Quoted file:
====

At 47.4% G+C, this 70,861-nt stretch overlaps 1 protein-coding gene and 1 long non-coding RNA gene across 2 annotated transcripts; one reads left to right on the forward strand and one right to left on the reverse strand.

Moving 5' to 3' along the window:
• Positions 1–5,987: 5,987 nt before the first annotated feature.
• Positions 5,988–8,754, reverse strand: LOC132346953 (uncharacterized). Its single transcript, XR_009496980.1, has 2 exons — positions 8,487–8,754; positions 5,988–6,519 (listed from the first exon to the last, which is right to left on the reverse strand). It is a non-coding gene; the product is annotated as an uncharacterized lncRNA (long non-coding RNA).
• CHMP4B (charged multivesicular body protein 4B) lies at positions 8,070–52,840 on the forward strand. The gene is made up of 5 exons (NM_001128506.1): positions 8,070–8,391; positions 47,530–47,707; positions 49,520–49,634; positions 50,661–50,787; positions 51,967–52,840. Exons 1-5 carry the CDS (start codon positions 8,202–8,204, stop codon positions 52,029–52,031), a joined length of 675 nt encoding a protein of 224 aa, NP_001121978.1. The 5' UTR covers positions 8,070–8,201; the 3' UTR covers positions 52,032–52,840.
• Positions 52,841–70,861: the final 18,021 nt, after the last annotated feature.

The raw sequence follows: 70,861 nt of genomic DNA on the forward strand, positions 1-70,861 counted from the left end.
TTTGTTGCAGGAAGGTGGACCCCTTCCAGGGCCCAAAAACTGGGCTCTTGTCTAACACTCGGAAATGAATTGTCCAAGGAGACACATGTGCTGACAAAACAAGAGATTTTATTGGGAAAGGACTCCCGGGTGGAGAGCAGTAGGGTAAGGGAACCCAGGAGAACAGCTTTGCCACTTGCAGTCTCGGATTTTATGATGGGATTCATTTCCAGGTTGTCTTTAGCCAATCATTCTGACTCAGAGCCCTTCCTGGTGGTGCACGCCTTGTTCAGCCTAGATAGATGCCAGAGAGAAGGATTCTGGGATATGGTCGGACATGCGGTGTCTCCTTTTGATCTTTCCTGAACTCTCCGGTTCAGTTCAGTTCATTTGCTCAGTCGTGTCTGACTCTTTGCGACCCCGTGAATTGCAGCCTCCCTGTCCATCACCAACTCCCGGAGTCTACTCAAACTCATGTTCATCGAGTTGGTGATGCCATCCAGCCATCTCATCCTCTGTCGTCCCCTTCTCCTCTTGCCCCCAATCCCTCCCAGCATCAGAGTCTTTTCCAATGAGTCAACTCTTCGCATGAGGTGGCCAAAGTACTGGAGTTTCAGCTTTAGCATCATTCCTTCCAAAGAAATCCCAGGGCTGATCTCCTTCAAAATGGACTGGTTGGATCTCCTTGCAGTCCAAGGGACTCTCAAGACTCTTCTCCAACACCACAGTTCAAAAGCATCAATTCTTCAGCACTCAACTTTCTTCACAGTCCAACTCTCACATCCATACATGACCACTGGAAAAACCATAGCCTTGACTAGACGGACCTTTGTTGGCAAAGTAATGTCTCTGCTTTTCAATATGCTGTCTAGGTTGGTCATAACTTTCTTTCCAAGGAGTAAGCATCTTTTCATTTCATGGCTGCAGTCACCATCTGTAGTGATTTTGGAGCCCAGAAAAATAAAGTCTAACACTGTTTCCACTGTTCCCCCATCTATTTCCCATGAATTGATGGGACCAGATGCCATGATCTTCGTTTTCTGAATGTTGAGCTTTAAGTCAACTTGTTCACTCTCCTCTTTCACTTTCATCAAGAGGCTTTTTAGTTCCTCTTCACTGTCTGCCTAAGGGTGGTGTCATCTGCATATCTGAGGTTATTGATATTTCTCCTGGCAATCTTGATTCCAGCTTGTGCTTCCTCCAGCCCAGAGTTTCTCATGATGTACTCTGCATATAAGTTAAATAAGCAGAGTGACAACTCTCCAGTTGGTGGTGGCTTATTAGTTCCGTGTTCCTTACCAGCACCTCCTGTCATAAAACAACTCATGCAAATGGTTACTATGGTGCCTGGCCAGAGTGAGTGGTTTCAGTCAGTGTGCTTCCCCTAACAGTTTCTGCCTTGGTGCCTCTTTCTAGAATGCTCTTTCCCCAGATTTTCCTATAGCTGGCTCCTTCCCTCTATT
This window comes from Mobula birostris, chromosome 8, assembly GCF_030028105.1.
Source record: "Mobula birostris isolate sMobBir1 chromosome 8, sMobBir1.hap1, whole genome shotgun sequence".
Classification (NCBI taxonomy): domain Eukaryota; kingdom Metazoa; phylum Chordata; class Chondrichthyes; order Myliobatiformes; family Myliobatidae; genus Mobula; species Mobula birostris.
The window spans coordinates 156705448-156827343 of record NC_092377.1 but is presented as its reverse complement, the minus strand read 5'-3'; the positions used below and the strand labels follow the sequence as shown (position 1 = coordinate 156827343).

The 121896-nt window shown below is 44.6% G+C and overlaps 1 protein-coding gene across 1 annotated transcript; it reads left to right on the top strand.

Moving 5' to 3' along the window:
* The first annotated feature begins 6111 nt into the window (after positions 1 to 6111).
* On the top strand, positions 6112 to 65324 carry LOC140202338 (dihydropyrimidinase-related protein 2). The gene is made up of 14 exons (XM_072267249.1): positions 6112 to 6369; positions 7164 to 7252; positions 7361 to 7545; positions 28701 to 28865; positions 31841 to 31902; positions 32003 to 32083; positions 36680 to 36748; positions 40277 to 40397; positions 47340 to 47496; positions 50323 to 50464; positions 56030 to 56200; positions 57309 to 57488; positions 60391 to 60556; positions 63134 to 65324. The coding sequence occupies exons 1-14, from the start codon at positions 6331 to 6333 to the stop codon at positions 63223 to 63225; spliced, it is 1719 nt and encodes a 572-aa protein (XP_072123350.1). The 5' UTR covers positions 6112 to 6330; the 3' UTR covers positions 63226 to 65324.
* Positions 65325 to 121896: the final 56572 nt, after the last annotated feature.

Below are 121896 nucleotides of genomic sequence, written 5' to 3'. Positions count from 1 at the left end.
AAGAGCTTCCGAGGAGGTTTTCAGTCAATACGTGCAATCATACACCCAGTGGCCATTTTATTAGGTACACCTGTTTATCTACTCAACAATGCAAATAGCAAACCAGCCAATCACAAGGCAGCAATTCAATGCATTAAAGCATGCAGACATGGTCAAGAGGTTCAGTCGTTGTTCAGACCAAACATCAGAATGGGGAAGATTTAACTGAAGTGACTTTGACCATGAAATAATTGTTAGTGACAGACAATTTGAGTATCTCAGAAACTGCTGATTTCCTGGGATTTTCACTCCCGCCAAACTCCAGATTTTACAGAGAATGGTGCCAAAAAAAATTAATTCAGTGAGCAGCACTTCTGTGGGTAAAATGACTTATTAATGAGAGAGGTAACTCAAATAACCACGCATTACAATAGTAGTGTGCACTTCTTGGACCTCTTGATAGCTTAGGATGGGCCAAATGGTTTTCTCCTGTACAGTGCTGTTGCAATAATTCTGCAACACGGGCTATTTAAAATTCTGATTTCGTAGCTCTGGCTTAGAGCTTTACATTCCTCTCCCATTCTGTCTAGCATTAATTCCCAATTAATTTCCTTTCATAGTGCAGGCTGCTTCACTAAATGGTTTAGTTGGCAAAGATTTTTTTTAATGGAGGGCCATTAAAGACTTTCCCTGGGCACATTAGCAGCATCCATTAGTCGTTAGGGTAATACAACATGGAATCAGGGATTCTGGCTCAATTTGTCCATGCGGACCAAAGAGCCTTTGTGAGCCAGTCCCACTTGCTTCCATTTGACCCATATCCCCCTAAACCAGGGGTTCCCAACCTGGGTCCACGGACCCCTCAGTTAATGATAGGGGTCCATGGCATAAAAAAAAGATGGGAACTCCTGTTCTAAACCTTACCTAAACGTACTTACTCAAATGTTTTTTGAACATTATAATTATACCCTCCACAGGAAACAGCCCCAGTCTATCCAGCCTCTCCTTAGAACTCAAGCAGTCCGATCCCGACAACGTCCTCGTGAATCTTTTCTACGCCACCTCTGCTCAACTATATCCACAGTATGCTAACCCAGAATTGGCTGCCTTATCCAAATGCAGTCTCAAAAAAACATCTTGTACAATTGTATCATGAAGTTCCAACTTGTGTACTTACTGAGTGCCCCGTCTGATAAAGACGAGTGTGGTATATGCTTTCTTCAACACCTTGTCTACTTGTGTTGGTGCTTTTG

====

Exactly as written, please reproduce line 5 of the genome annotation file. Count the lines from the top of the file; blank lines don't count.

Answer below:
• CHMP4B (charged multivesicular body protein 4B) lies at positions 8,070–52,840 on the forward strand. The gene is made up of 5 exons (NM_001128506.1): positions 8,070–8,391; positions 47,530–47,707; positions 49,520–49,634; positions 50,661–50,787; positions 51,967–52,840. Exons 1-5 carry the CDS (start codon positions 8,202–8,204, stop codon positions 52,029–52,031), a joined length of 675 nt encoding a protein of 224 aa, NP_001121978.1. The 5' UTR covers positions 8,070–8,201; the 3' UTR covers positions 52,032–52,840.